Aristotle and Mill maintain similar ideas about how man can be happy as long as he lives a life that uses his unique intellectual abilities on a daily basis. These intellectual talents were uniquely given to man and no other creature possesses these faculties. In the readings packet, Mill wrote that “no intelligent human being would consent to be a fool”. Aristotle also wrote a parallel statement in the readings packet that man would never want to “sink into what he feels to be a lower grade of existence”. These statements relate to Aristotle’s idea that there is a single difference between man and animal and this determines man’s function in life. This single difference is man’s ability to reason; for that reason, man’s function is to live a life in accordance to reason. Aristotle even thinks that because animals do not have the ability to reason, then they cannot experience happiness. Therefore, both philosophers believe that if man lives a life completing actions that are lower than his unique intellectual abilities, then he will not experience happiness in his life. Since all men desire happiness, Mill’s statement is confirmed that man always wants to use all of his distinctive intellectual abilities. For example, man’s ability to reason makes him unique from other beings on the planet. Since man is able to reason, this allows him to make decisions and follow the decisions he makes. As a result, he can make decisions that will allow him to experience joy in his life. Aristotle also explains that the life that the gods live is completely blessed, and if man lives a life similar to the gods, and then he is blessed. In order for man to live a blessed life, then he must live a life using his highest intellectual abilities similar to the gods. Thus, in order for man to experience happiness, which is Aristotle and Mill’s goal for man, man must live a life using reason in order to experience happiness.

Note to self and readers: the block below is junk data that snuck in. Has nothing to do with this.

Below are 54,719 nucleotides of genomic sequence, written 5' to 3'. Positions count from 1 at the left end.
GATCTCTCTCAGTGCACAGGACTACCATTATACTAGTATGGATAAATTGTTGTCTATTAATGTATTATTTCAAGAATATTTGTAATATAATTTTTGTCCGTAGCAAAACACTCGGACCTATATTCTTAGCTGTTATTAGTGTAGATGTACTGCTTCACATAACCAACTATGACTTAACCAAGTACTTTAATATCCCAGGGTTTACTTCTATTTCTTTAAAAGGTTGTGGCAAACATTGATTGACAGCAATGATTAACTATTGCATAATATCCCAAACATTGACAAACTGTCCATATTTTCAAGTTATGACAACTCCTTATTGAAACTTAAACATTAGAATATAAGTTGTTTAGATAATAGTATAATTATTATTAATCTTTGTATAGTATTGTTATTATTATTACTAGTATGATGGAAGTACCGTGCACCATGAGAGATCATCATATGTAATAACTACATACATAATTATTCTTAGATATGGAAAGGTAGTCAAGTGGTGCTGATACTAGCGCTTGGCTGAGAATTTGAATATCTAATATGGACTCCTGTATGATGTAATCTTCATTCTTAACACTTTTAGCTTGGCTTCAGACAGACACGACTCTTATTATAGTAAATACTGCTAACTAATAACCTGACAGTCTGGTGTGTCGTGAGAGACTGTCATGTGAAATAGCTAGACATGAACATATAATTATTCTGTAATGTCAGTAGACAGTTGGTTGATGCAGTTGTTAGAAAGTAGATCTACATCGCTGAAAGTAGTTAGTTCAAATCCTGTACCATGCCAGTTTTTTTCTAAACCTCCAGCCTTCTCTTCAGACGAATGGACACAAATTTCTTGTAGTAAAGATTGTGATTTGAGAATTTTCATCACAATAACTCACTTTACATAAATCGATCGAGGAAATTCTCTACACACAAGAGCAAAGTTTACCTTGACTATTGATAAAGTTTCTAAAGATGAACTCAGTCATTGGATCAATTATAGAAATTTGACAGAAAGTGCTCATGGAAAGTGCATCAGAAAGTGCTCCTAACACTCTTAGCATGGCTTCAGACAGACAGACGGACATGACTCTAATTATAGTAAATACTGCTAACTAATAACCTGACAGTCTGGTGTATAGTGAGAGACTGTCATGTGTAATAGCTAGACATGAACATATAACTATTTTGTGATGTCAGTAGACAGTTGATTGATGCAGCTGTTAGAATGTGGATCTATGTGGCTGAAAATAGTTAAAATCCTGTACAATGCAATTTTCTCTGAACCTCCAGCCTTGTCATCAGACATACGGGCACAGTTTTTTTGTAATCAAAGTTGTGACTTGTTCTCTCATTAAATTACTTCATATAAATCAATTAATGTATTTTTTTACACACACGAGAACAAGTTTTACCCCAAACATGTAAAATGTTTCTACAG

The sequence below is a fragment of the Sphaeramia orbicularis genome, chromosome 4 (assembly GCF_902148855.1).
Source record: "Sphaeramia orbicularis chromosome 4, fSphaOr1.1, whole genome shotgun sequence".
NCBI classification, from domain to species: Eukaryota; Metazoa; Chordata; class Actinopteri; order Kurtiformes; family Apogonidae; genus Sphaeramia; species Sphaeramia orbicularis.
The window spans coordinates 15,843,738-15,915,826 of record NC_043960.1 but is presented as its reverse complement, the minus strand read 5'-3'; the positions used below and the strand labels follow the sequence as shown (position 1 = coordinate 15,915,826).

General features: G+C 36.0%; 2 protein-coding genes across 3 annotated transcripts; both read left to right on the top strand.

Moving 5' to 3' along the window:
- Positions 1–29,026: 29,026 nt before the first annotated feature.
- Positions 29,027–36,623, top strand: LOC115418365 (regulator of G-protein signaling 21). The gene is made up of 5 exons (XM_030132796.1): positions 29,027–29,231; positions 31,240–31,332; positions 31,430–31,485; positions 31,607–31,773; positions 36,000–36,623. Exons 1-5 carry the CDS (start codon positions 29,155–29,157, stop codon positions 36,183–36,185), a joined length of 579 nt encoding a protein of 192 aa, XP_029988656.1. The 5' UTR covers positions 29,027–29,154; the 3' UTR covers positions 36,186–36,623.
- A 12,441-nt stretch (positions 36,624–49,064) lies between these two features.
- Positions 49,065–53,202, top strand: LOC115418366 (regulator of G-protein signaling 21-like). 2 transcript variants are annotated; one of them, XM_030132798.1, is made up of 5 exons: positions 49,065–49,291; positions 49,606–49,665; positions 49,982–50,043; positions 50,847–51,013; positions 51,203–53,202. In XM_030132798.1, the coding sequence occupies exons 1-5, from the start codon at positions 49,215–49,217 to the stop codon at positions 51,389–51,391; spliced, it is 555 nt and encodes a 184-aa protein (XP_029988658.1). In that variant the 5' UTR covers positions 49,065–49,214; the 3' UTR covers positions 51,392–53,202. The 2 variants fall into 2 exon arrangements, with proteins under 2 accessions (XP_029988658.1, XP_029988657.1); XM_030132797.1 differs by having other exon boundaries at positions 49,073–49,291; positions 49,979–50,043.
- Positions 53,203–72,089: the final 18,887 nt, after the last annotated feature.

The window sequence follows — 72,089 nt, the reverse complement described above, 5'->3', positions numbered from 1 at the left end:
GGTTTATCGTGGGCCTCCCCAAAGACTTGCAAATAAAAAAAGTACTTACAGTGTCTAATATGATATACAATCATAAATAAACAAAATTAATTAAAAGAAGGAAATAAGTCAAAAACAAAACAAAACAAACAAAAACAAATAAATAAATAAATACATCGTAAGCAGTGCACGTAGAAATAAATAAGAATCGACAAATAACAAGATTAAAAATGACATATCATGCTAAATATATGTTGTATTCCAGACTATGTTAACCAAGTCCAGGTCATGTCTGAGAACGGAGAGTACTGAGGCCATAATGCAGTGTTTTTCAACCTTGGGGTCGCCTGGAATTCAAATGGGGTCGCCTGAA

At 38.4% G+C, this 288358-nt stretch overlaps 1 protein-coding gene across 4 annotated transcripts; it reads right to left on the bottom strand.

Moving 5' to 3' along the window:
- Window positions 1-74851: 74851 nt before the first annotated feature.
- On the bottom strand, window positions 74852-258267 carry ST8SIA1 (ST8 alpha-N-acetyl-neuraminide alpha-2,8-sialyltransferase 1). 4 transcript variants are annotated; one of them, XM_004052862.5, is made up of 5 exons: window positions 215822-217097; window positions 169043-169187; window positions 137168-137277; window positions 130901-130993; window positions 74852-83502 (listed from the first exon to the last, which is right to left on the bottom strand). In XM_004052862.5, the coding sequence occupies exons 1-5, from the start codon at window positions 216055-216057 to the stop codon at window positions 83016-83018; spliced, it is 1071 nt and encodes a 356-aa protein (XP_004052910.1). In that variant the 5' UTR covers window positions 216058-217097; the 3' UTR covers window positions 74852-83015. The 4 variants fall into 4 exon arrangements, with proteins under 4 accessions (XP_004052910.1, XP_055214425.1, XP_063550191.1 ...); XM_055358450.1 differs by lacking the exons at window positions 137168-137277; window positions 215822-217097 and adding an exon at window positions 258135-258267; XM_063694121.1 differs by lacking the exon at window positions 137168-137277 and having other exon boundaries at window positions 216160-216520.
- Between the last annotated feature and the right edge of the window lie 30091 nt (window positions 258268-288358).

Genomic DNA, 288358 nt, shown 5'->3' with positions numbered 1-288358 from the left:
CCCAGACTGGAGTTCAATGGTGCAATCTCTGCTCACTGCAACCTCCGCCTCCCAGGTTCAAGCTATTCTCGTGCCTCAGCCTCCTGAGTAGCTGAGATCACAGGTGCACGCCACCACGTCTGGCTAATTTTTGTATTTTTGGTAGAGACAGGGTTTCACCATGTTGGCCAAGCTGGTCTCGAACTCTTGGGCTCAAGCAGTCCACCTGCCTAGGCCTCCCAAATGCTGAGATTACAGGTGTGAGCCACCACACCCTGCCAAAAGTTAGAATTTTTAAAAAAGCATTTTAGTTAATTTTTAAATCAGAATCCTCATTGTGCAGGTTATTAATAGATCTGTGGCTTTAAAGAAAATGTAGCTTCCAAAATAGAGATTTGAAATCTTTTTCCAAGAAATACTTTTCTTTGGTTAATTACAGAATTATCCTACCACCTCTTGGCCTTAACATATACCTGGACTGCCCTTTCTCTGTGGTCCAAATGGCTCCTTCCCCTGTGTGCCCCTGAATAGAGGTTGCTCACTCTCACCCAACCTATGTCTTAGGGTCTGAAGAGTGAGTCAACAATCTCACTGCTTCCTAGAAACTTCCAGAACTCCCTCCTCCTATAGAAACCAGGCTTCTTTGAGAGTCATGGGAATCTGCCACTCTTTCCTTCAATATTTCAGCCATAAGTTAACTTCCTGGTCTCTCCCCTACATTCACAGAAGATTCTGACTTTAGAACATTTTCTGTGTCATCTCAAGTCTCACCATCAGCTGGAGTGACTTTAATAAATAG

The Utilitarian View focuses solely on man decreasing pain in his life while the Aristotelian View wants man to live a life in accordance to reason. Aristotle wrote in the reading packet that bad actions have “no moderation excess or deficiency”. To him, a bad action is more than whether or not it causes happiness or unhappiness. In Mill’s writings, he only focuses on man performing actions that make him joyous while Aristotle focuses on man living a life in accordance to reason and then happiness will be a product of that lifestyle. Mill based much of his writings on man decreasing pain in his life. Aristotle thinks that the good life is when man completes his function, which is living a life in accordance to reason. The two philosophers disagree on whether or not every action that produces pleasure is good. Aristotle states in the reading packet that pleasure is connected with human nature. He quoted Plato in the reading packet and believes Plato is correct when Plato states that “pleasure itself cannot be the good”. Aristotle does not think that attempting to not partake in actions that produce displeasure will allow a man to be overall happier in life. He states in the reading packet that “the exercise of reason is the best and pleasantest for man – and therefore the happiest”. One must live a life in accordance to reason, and then happiness will be the result. However, the standard for utilitarianism is different. Mill defines utility, which is also known as the Greatest Happiness Principle, as actions are praised if they produce happiness, and actions are criticized if they produce unhappiness. Mill stated the overall main goal of the Utilitarian View in the reading packet which is to be “exempt as far as possible from pain, and as rich as possible in enjoyments”. Both philosophies want man to experience overall happiness in their lives; although, their ways of obtaining joy in life are different.